Modern dentistry is amazing because it offers patients multiple solutions that can repair damaged teeth or replace missing chompers. And dental prosthesis devices, in particular, can help you get your smile back, as well as help you speak and chew properly again. Whether you need to fix or replace a single tooth or multiple teeth, your dentist might recommend a customized dental prosthesis that’s removable or permanent. But what are your choices? Check out the list below to learn about some of the main types of dental prosthesis devices that are available. Dental prosthesis options Dentures Dentures might be what immediately come to mind when you think of products for replacing missing teeth. Designed to fit comfortably, this prosthesis will sit on the gums. And you can get partial dentures or full dentures, depending on how many teeth need to be replaced. Removable dentures can be taken out of the mouth to be cleaned daily. On the other hand, if you go with fixed partial or full dentures, they’ll remain in your mouth because they’ll be attached to implants that have been set in the jaw. Your dentist can help you weigh the pros and cons between these options, and can also determine which one would be better for you based on the health of your mouth. Dental Implant Unlike dentures that can be taken out of the mouth, a dental implant is designed to function like a real tooth. How is that possible? Basically, the implant is set into the jaw, and then a crown that looks like a tooth is placed on top. The result is a prosthesis that will be long-lasting and allow you to chew and speak without needing to worry about anything shifting out of place. Plus, you can keep your implant clean just like any other tooth by simply brushing and flossing daily. One thing to keep in mind is that getting a dental implant requires multiple trips to the dentist to undergo the procedure in stages. This isn’t for everyone, so your dentist will determine if you’re the right type of patient for this prosthesis. And, even though implants do come with a host of benefits, they’re expensive, so having the right dental insurance may come in really handy if you decide that this is the best way to replace a missing tooth. Dental Crown When a tooth becomes severely damaged, such as when it’s cracked or chipped or a root canal is needed, a crown can be used to restore the look of the tooth, and to get it working like a natural tooth again. Designed to last a long time, this dental prosthesis is placed after restorative work is done on your natural tooth, as the crown is applied to the part of the tooth that remains. You may have to go to the dentist for more than one appointment to get a custom crown. And once it’s permanently in place, you can brush and floss to keep it clean. Dental Bridge Your dentist might recommend a dental bridge if you’re missing more than one tooth. However, this might also be a good solution if you only need one tooth replaced. Like other dental prostheses, this one is designed to look like natural teeth, and it may last a long time, especially if you brush and floss daily. To permanently set a bridge in place, your dentist will anchor it to the teeth on each side of the gap where you’re missing pearly whites. Crowns will sit on the abutment teeth, while false teeth (a.k.a. pontics) will be in between the crowns. More than one appointment may be necessary because the anchor teeth need to be shaped so they’ll hold the crowns and bridge once it has been made to fit your mouth. Veneers Veneers are different because they sit on the surface of your pearly whites. They’re thin and can transform the look of one or more teeth. Your dentist might recommend veneers if your chompers are discolored, cracked, or chipped. And you might even benefit from this prosthesis if there’s a gap between your teeth. Pretty neat! To get a veneer, you might need to see the dentist multiple times. First, they’ll remove some of the enamel from the tooth that’s being restored. Then, a veneer that’s made for you will be cemented to the tooth so it will remain securely in place for a long time. Dental insurance can help you afford dental prostheses! Isn’t it wonderful to have so many options that can replace damaged or lost teeth? Unfortunately, these procedures are usually expensive, so it may be difficult to pay for them out-of-pocket. Thankfully, there’s an easy solution: enroll in dental insurance! If you want to take advantage of a dental prosthesis but you’re concerned about being able to afford it, consider signing up for Spirit Dental insurance. You can find plans that won’t break the bank and will give you coverage for everything from cleanings to implants. Then, you can work with your dentist to restore your smile and regain your confidence. Sources: https://www.healthline.com/health/dental-prosthesis?c=1065957514863 https://www.colgate.com/en-us/oral-health/adult-oral-care/which-dental-prosthesis-is-right-for-you https://shrewsburydentist.com/2016/10/q-and-a-what-are-dental-prosthetics/ https://www.ameritech.edu/blog/guide-dental-prosthetics/ https://www.familydental.com/library/8032/Fixedvs.RemovableDentures.html https://www.newmouth.com/dentistry/restorative/dentures/permanent/ https://www.webmd.com/oral-health/guide/dental-health-bridges
A cavity is probably the first thing that comes to mind when you think about the most common dental problems, right? Most people will end up with at least one cavity in their life. And, sometimes, patients don’t even know they have cavities until their dentist tells them! If you’ve been diagnosed with a cavity and it’s the first time you’ll be getting a filling, you might be nervous. That’s totally normal! But the good news is that this procedure isn’t complicated and doesn’t take much time. Keep reading to learn about cavity fillings and the procedure that your dentist will use to restore your pearly whites. What are the different types of cavity fillings? There’s more than one type of filling your dentist can use to fix a cavity. The two most well-known are amalgam and composite, but other filling materials include ceramic, gold, and glass ionomer. You can discuss the benefits and drawbacks of each option to pick the one that’s best for you. For instance, because of the way they look, amalgam fillings are also known as silver fillings, but they’re actually made of several materials, including mercury, silver, copper, and tin. These fillings might last a long time, and they’re usually more affordable than other options. On the other hand, composite fillings, which are made of resin and glass, won’t be noticeable because your dentist will match the color of the filling to the rest of the tooth. However, they typically don’t last as long as amalgam, and they’ll likely be pricier. What can you expect during a cavity filling procedure? Cavity fillings can be done in just a few steps, and it might take anywhere from 20 minutes to an hour, depending on factors like the tooth that’s being worked on, the type of filling that’s used, and the size of the cavity. Your dentist can ensure you won’t feel any pain by using a local anesthetic that will completely numb the area of your mouth that’s being worked on. Plus, if you’re really anxious, you can also ask your dentist about sedation options. Here are the basic steps involved in filling a cavity: After numbing the gums with a special gel and injecting a local anesthetic into the gums, your dentist will ensure you don’t feel any sensation before using tools, such as a drill, to remove all of the decay from the tooth. Once all of the decay has been cleared away, the dentist will apply the filling. If you’re getting a composite filling, it may take a bit longer than amalgam because of the extra step of hardening the filling using a special light. Once the filling is in place, your dentist will make adjustments and polish it to be sure it fits comfortably and doesn’t affect your bite. What happens after a cavity filling procedure? The anesthetic that was used to numb your mouth will gradually wear off after the procedure is complete. Then, you might feel totally fine or you might experience sensitivity or soreness, which might last a few days. Let your dentist know about your symptoms to be sure they’re normal. If necessary, they might recommend taking a pain relieving medication. Your dentist will also give you any instructions you need to properly care for your teeth after a filling. For example, you might be told to avoid chewing on the side of the mouth that was worked on for a certain period of time, or you might need to avoid certain types of foods and drinks. If you experience pain after a filling or you develop other symptoms, such as fever, swelling, red gums, or extreme sensitivity, let your dentist know. Also, if discomfort persists after a filling, it might need to be adjusted further to make it fit better or there might be another problem that needs to be addressed. So, don’t be reluctant to contact your dentist! Note: Fillings don’t last forever. Unfortunately, they usually need to be replaced after several years. In addition to general wear that occurs over time, if decay develops in the same tooth again or if the filling is damaged in some way, it will need to be replaced. Dental insurance can help make fillings more affordable! Taking awesome care of your teeth is the best way to avoid needing a filling in the first place. Brush and floss daily, and go for checkups at the dentist’s office to find out if you have any cavities, even if you aren’t experiencing any symptoms. The right dental insurance can help you afford trips to the dentist to have your chompers checked for decay and catch problems in their earliest stages. Plus, this insurance can also help cover the cost of fillings. Check out the many options available from Spirit to find the plan that’s right for you! Sources: https://crest.com/en-us/oral-health/conditions/cavities-tooth-decay/cavity-fillings-what-to-expect-types-problems https://www.fda.gov/medical-devices/dental-devices/dental-amalgam-fillings https://www.medicalnewstoday.com/articles/cavity-filling https://www.colgate.com/en-us/oral-health/cavities/cavity-fillings-do-they-hurt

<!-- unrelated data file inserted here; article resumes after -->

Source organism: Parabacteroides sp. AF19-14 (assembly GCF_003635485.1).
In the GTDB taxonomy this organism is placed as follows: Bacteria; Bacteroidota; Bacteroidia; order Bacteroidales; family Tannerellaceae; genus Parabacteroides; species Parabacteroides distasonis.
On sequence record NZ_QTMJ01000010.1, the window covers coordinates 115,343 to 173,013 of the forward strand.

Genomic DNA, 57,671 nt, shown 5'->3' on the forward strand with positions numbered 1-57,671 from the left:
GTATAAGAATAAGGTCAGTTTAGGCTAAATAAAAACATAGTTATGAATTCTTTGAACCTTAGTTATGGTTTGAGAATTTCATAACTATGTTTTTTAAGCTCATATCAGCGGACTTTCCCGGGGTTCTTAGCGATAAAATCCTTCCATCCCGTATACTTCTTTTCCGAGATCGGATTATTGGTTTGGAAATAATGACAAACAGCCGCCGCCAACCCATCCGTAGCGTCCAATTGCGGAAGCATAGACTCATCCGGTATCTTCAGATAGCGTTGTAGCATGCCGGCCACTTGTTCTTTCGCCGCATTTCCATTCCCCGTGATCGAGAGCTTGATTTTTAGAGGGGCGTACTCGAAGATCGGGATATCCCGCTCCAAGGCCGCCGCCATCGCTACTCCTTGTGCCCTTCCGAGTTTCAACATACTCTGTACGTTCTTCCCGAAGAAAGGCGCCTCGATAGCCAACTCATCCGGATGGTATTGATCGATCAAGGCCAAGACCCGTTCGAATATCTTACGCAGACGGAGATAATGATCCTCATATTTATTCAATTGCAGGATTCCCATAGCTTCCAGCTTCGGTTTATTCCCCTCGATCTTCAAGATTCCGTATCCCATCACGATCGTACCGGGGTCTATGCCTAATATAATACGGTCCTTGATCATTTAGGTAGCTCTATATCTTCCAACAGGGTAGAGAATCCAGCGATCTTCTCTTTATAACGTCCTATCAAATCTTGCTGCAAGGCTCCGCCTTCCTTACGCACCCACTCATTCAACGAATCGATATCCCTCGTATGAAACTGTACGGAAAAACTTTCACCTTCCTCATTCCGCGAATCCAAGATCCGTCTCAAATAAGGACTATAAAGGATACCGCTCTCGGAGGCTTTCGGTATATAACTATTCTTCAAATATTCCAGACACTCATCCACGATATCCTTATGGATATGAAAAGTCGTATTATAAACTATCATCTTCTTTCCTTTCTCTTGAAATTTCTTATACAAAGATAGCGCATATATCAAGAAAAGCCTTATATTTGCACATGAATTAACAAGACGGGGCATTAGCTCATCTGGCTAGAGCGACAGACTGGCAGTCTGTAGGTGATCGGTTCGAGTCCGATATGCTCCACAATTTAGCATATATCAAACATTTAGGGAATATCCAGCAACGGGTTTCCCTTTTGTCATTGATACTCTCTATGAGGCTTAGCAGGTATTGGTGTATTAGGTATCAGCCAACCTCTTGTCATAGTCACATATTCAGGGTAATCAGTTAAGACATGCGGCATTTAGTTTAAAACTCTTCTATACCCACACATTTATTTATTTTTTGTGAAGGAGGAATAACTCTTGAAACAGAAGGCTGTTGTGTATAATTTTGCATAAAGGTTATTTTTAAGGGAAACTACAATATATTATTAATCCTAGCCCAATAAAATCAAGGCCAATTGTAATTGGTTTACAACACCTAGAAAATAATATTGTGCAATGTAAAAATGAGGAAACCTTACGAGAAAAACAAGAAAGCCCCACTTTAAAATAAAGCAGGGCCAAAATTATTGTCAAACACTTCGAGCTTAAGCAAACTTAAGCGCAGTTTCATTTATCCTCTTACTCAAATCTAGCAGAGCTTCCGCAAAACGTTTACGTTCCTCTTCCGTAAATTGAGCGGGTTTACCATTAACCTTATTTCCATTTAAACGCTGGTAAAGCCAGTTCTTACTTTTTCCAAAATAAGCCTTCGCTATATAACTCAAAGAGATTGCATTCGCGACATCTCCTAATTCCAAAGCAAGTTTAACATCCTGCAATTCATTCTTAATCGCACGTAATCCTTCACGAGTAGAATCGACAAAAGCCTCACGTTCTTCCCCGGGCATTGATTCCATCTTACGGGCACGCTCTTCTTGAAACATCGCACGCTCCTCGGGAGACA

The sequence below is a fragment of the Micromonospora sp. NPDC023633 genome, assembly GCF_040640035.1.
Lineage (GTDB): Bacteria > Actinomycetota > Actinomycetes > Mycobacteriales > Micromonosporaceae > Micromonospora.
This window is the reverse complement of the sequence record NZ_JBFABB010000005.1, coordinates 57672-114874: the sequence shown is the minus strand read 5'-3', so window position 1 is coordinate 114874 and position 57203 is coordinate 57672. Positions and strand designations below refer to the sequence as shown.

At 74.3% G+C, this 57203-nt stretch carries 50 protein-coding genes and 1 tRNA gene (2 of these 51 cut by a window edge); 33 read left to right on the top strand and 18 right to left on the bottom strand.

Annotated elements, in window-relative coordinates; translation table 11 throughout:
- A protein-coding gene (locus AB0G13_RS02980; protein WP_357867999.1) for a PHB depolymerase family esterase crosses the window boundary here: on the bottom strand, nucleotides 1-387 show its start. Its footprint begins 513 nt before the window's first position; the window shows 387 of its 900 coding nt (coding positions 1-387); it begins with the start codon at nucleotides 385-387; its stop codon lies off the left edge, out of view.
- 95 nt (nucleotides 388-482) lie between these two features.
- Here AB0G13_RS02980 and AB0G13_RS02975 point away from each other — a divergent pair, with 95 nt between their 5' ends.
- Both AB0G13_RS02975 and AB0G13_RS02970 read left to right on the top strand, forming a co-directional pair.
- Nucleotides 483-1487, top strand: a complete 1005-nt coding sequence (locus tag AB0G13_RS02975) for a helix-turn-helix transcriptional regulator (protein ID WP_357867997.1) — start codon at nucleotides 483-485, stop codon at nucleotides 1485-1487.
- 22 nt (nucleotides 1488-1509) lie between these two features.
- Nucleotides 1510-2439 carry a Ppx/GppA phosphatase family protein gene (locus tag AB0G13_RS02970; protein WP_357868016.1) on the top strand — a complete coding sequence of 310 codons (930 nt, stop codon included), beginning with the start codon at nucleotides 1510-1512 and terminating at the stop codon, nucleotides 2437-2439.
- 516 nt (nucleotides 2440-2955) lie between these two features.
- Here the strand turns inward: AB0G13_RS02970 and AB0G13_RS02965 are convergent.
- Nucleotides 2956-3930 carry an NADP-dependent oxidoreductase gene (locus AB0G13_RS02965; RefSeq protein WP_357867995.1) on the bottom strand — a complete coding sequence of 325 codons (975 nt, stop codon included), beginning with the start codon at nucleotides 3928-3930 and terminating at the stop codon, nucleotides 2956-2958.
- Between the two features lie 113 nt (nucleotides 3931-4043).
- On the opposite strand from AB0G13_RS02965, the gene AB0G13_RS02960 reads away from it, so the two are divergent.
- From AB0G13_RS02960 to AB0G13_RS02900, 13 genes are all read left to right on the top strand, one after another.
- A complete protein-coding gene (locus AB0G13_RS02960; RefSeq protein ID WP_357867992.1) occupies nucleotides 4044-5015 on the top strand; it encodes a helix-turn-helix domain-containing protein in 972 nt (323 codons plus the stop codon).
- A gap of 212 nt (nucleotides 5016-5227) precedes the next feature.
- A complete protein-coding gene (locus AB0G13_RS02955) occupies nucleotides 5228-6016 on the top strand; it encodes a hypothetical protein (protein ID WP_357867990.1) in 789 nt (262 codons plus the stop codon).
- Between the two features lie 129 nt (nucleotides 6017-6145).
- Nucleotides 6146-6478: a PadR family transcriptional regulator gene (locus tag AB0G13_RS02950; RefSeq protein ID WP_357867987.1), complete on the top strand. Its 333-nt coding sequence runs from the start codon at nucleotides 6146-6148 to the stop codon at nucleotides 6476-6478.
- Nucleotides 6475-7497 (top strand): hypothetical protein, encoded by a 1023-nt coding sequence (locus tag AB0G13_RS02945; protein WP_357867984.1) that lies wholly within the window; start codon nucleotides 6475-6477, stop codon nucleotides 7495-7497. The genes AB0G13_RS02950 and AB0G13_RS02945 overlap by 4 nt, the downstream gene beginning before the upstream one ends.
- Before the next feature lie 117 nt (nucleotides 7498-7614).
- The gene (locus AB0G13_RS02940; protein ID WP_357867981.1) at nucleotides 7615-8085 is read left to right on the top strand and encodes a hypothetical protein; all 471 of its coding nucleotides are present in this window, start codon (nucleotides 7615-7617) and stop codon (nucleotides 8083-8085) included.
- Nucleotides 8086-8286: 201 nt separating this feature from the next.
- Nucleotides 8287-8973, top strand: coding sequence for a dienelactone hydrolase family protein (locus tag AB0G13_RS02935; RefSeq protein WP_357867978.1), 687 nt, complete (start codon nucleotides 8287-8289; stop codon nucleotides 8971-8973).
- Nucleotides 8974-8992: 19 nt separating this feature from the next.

If you’ve been told that you need to undergo gum surgery, you might be a little nervous—or very nervous—about what’s ahead. But, by having an understanding of what happens during this procedure, and what to expect after it, you can feel a bit more at ease. So, to give you a general overview of what’s involved in gum surgery, we’ve compiled some helpful information below. When Is Gum Surgery Necessary? Typically, gum surgery might be required to treat gum disease when other, less invasive treatments haven’t worked or the disease has already progressed too far for other treatments to be effective. Your dentist might recommend seeing a periodontist for gum surgery if gum disease has become so severe that tissues and bones around the gums have been impacted, or if the gums have separated from your teeth, leaving behind pockets where infections can develop. It’s important to receive the appropriate treatments, such as scaling and root planing, as well as surgery, to restore the health of your gums. Without healthy gums, you risk losing your teeth! There Are Different Types of Gum Surgery The type of gum surgery that you’ll need will depend on factors like how far the gum disease has progressed. Here is a list of some of the common procedures that your periodontist might prescribe: Flap Surgery – If you’ve developed deep pockets with plaque, tartar, and bacteria, the periodontist may recommend flap surgery, which is also known as pocket reduction. Basically, the surgeon will create an incision to lift your gums and deeply clean underneath them, as well as smooth the bone if needed. Then, to ensure your gums will no longer have pockets, they’ll be stitched so they can properly cover your teeth. Bone or Tissue Graft – If the gum disease has advanced to the point that the bone around a tooth’s root has become damaged, a bone graft might be needed to add new bone to the area so you can reduce the risk of losing the tooth. On the other hand, if your gums are receding, your periodontist might use a tissue graft to replace tissue that’s been lost, and to cover a tooth’s roots if they’ve been exposed because of gum loss. Guided Tissue Regeneration – If gum disease has caused the bone that supports a tooth to become severely damaged or destroyed, you might need a procedure known as regeneration. Your periodontist will start by folding back the gums and cleaning out any bacteria. Then, tissue-stimulating proteins, membranes, or a bone graft will be set in place to help ensure the gums won’t grow where there should be bone. The area is allowed to heal so that tissue and bone can regrow properly. How to Prepare for, and Recover from, Gum Surgery Your periodontist will give you instructions on any steps you need to take before the procedure. Then, he or she might use a local anesthetic so you don’t feel anything during the gum surgery, or you might be partially or completely sedated. This helps ensure you’ll be comfortable from start to finish. Once the procedure is complete, you’ll receive instructions on how to have a smooth recovery. You may also be given a prescription for pain medication to take at home while you heal. And, if you received stitches, your periodontist will also advise you on when to have them removed. Keep in mind, too, that you might be required to eat only soft foods after you’ve undergone gum surgery. An antiseptic mouthwash may also be prescribed. Just be sure to follow your periodontist’s instructions closely to reduce the odds of complications while your mouth heals. At follow-up appointments, your periodontist will examine your mouth to ensure everything is healing well. During these exams, discuss any symptoms you’re experiencing, such as increased sensitivity, to be sure everything is normal and you don’t need additional care. After your mouth has totally healed, your teeth and gums should look and feel better than they did before the procedure. At that point, it’s up to you to follow a strict oral hygiene routine at home, and to continue receiving professional level care. Doing so may help you avoid developing the same gum issues in the future. Make Gum Surgery More Affordable with the Right Dental Insurance! Gum surgery can certainly be stressful, not only on your mind, but also on your wallet. To help ease your fears about out-of-pocket costs, consider enrolling in a high-quality, reliable dental insurance plan like one of the many options offered by Spirit Dental. With the right coverage, you’ll be able to afford gum treatments so you can maintain a healthy mouth and strong teeth. And you also won’t ever need to miss out on professional cleanings (you can get three cleanings per year with Spirit!), which can also help keep gingivitis and gum disease at bay. Sources: https://www.medicalnewstoday.com/articles/321168#types-of-surgery https://oralb.com/en-us/oral-health/conditions/gums/gum-surgery-types-what-to-expect https://www.periojackson.com/periodontal-care/flap-procedure https://www.uofmhealth.org/health-library/hw146255 https://www.webmd.com/oral-health/guide/gum-disease-treatments https://sdperio.com/gum-surgery-explained/ https://www.perio.org